Trying to keep up with high-tech change

I suppose you reach a certain age when you don't want to be seen as being as outmoded.

I remember at a former newspaper where I worked in London, there was a sectioned off area of the office for journalists, whose glories were perhaps more in the past than the present, that was referred to by everyone - apart from its inhabitants - as Jurassic Park.

Feeling too much like I was following in the wake of these Jurassics (a number of them now late lamented), I set off recently to buy a DVD player in Beijing.

I needed to replace my old model since its lasers were worn and would now only play higher-quality discs.

A relatively simple task, you would assume. I had meant to buy one from my nearby department store a year ago but had recently discovered it had delisted them.

Never mind, my local store of the electronics retailer Suning would surely come to the rescue. But no, it didn't have any either.

You also got a slight sense its employees viewed my request with a certain wry amusement, as though I had asked for a Sony Walkman or a VHS recorder. I suppose the laughter in my earshot on my departure was the clue.

There was nothing for it but a visit to the big electronics market at Zhongguancun.

When I first came to Beijing, I was almost more impressed by this market than even some of the city's great historical monuments.

It seemed a veritable Aladdin's cave on a scale that I had never quite seen anywhere else.

It was as though you could have asked for any gadget, even an Edison telegraph machine, and someone would tootle off and find one on a dusty shelf while you sat on a stool drinking tea.

Yet even obtaining a DVD player (still 21st century technology, although in a very fast-moving century) this time was something of an ordeal. The problem is that most Chinese now just download movies from the Internet or subscribe to Internet TV services that have film libraries.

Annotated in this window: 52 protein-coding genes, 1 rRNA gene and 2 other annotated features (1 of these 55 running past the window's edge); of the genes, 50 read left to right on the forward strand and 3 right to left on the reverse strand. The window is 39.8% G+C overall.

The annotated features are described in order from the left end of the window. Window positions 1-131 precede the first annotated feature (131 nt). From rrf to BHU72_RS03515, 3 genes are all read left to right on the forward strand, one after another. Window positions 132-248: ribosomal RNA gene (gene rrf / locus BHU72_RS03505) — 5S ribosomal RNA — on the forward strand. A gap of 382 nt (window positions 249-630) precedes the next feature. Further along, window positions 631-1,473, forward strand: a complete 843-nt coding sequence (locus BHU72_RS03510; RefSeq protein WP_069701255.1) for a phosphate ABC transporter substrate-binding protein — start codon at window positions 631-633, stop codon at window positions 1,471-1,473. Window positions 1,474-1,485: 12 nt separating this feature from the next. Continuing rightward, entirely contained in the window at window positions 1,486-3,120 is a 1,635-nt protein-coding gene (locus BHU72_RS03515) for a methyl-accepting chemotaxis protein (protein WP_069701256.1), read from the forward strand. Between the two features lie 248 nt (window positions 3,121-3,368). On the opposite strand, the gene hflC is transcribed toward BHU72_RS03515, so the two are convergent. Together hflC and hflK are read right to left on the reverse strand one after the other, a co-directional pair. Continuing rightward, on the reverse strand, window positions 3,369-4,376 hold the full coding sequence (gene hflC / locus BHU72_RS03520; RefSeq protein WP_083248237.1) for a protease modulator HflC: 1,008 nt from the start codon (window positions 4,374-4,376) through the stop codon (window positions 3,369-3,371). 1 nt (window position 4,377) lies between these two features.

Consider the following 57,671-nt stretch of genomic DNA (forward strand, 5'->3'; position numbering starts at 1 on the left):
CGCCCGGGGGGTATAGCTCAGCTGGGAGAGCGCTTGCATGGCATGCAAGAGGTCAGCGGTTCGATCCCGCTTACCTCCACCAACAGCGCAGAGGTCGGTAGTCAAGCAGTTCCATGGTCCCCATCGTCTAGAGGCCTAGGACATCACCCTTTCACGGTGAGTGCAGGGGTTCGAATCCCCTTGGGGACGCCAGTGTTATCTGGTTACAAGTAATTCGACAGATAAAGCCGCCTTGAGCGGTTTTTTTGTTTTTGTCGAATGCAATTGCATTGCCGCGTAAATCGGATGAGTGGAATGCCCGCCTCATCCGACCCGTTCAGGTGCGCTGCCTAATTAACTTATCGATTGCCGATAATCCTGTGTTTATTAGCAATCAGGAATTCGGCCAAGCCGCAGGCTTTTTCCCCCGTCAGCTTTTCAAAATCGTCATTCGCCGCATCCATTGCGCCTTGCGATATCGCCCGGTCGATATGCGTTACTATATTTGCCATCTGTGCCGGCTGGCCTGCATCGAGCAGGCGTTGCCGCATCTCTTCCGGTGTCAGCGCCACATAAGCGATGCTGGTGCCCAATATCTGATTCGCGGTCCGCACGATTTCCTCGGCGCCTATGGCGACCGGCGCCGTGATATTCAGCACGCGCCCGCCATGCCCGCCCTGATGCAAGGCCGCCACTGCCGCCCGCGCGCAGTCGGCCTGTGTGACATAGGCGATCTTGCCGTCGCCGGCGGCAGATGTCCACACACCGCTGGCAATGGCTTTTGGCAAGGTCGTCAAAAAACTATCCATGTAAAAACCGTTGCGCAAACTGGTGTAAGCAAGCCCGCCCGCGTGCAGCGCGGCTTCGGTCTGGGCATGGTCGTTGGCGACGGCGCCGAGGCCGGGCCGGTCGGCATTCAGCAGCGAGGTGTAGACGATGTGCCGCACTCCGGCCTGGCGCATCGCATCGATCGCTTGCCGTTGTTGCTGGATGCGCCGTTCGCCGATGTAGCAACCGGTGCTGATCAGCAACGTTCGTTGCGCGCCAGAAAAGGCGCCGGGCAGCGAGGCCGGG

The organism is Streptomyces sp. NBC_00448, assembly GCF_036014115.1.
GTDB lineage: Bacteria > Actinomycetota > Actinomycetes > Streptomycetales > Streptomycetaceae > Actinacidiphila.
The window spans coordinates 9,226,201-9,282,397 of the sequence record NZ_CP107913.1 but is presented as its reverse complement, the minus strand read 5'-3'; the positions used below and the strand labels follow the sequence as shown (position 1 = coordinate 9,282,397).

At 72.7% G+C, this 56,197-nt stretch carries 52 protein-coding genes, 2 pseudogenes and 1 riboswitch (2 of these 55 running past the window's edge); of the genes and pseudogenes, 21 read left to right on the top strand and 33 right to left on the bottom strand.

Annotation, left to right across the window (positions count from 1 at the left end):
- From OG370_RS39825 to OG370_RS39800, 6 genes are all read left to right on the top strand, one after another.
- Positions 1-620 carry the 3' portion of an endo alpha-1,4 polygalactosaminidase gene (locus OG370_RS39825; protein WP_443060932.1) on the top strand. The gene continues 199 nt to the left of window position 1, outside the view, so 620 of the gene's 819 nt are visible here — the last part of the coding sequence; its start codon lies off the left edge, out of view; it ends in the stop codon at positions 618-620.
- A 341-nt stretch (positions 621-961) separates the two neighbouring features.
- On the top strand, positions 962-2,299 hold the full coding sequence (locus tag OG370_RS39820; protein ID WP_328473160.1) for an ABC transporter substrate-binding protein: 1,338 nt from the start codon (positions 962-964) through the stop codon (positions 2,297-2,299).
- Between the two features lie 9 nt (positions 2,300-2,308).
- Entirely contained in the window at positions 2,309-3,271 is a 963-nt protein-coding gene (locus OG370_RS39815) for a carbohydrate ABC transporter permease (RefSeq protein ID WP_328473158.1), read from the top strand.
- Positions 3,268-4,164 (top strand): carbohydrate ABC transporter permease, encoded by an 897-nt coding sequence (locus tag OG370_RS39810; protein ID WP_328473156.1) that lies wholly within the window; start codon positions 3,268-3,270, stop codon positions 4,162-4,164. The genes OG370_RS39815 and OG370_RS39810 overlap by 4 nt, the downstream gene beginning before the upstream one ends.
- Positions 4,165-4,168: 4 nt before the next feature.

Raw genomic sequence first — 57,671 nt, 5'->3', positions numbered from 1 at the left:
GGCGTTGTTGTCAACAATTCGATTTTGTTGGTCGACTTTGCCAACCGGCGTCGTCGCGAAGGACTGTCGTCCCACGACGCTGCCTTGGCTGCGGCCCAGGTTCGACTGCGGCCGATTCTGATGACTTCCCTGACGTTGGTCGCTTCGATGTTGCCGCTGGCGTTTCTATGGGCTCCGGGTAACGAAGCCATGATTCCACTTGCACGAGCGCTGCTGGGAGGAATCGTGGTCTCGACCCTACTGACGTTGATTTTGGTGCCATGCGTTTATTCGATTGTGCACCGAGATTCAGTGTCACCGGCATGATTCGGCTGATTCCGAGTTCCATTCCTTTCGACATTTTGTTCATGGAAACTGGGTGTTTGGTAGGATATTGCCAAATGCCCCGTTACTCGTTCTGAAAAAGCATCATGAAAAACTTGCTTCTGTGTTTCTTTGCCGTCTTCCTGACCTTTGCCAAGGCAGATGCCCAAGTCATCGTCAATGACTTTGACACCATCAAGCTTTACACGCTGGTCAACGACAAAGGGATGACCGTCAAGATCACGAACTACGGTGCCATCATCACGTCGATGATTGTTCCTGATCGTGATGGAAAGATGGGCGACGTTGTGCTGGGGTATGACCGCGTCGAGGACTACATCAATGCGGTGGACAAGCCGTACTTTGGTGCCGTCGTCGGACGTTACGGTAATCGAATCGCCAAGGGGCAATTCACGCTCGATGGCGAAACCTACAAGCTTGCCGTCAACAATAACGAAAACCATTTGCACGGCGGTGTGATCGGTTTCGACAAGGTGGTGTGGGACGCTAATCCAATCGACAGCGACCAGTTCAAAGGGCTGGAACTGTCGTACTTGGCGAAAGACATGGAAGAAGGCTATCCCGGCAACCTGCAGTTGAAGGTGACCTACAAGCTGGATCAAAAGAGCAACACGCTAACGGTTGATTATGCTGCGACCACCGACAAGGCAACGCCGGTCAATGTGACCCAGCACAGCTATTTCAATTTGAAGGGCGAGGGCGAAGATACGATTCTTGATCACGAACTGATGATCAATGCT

Trying to keep up with high-tech change

While this trend might also be happening in the West, the actual players still do exist.

My specification was for a Chinese-made one because they have the capability of playing even a Frisbee, at least according to a friend of mine.

I was successful after inquiring with at least 20 stalls. But I would have to pay a deposit and come back after a week.

I regretted not ordering two because I fear the DVD player will not be around at all the next time I may need one.

Over a much-needed Americano in the Starbucks within the complex, I reflected that the electronics market was not as before.

Certainly, there were fewer shoppers, despite it being a weekend. Why endure a long journey on the subway to buy a PC or a TV set when you can get the equivalent at perhaps a better price and with more of a guarantee from or other online retailers?

The pace of change in Chinese retail is such, it is hard not to feel something of a Jurassic relic.

By Andrew Moody (China Daily)

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